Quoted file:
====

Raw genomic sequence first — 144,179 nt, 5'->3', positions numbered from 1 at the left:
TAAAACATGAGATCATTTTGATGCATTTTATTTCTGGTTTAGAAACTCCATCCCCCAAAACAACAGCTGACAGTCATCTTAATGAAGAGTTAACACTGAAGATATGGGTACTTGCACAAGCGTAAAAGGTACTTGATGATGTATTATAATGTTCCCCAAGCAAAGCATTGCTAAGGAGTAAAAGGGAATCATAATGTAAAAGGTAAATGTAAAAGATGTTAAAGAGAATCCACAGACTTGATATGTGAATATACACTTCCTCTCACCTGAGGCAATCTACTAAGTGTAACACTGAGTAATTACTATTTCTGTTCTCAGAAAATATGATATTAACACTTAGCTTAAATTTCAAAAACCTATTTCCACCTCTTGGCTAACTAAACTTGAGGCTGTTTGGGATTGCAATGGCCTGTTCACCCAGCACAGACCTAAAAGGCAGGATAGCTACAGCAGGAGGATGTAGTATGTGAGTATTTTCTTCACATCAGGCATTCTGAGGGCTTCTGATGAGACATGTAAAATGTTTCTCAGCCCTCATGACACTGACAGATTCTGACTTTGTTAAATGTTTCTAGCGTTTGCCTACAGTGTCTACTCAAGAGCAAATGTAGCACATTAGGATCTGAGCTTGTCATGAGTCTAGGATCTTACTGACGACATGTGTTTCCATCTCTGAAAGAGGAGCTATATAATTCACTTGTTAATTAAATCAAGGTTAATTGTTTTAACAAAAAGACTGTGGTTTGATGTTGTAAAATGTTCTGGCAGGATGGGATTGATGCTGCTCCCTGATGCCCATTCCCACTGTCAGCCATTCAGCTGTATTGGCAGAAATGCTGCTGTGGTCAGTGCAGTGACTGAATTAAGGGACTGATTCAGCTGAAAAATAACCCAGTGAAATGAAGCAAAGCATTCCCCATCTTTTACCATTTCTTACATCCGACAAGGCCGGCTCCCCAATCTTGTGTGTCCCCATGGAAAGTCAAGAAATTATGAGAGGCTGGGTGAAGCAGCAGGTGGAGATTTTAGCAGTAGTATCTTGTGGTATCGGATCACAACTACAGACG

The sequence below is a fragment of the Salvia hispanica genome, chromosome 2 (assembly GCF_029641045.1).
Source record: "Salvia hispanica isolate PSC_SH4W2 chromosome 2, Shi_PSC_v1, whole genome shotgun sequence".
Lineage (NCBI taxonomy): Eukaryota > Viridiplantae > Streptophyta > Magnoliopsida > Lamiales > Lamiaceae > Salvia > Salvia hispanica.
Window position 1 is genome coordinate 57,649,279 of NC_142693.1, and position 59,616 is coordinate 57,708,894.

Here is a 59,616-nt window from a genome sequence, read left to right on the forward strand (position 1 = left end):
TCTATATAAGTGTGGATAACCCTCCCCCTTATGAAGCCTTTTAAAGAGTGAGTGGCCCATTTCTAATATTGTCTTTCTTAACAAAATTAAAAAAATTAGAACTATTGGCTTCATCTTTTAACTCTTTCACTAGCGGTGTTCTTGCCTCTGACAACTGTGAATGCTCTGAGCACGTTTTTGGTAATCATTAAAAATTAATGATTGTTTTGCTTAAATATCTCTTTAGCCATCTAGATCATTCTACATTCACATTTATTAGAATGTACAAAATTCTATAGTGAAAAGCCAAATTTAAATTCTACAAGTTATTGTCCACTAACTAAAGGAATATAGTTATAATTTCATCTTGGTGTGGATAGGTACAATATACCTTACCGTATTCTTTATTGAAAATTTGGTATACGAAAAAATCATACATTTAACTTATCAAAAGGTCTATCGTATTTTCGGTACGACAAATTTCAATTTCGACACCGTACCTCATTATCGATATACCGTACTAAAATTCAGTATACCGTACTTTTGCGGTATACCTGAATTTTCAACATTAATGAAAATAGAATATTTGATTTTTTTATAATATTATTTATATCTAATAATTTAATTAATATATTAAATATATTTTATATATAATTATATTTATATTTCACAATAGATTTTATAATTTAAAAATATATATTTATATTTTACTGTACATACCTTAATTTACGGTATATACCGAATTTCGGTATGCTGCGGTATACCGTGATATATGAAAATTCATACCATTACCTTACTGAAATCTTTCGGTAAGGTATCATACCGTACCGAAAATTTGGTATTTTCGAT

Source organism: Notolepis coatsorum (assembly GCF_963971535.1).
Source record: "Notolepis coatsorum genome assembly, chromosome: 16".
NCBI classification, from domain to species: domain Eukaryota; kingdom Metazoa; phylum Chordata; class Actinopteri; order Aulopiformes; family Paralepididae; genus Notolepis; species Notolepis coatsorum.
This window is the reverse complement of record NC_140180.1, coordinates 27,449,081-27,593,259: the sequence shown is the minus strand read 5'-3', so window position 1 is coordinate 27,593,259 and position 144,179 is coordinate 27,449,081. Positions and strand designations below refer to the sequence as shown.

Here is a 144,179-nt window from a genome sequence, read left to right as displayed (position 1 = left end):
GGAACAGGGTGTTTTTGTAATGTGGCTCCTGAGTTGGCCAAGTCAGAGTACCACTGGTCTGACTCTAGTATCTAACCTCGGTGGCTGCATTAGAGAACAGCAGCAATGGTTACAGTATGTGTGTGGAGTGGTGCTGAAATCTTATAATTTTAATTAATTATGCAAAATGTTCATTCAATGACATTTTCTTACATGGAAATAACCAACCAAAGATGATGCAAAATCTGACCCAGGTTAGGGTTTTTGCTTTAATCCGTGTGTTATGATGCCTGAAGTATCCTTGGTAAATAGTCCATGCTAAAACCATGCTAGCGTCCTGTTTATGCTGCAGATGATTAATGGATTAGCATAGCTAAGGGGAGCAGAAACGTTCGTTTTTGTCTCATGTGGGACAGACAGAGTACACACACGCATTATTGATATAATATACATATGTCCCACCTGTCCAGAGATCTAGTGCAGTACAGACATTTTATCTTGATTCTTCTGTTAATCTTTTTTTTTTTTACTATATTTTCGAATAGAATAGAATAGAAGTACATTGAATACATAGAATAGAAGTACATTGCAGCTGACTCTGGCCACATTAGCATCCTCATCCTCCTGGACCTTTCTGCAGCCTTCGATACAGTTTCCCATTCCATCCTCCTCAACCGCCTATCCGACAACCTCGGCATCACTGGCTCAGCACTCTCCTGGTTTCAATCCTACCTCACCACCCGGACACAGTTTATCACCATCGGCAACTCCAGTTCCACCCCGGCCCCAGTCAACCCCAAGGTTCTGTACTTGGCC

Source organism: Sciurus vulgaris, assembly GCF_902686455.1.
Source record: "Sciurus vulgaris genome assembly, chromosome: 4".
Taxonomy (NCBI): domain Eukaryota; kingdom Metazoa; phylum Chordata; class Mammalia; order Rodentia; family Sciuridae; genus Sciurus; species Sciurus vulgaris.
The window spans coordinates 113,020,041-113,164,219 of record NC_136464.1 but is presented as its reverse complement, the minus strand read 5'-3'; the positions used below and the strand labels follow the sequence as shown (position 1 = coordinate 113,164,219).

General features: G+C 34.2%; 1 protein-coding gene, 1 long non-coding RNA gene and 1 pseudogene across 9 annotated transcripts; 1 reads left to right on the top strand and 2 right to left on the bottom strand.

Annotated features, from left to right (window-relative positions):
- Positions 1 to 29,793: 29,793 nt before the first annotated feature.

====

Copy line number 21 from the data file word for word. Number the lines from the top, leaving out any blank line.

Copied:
- Positions 1 to 29,793: 29,793 nt before the first annotated feature.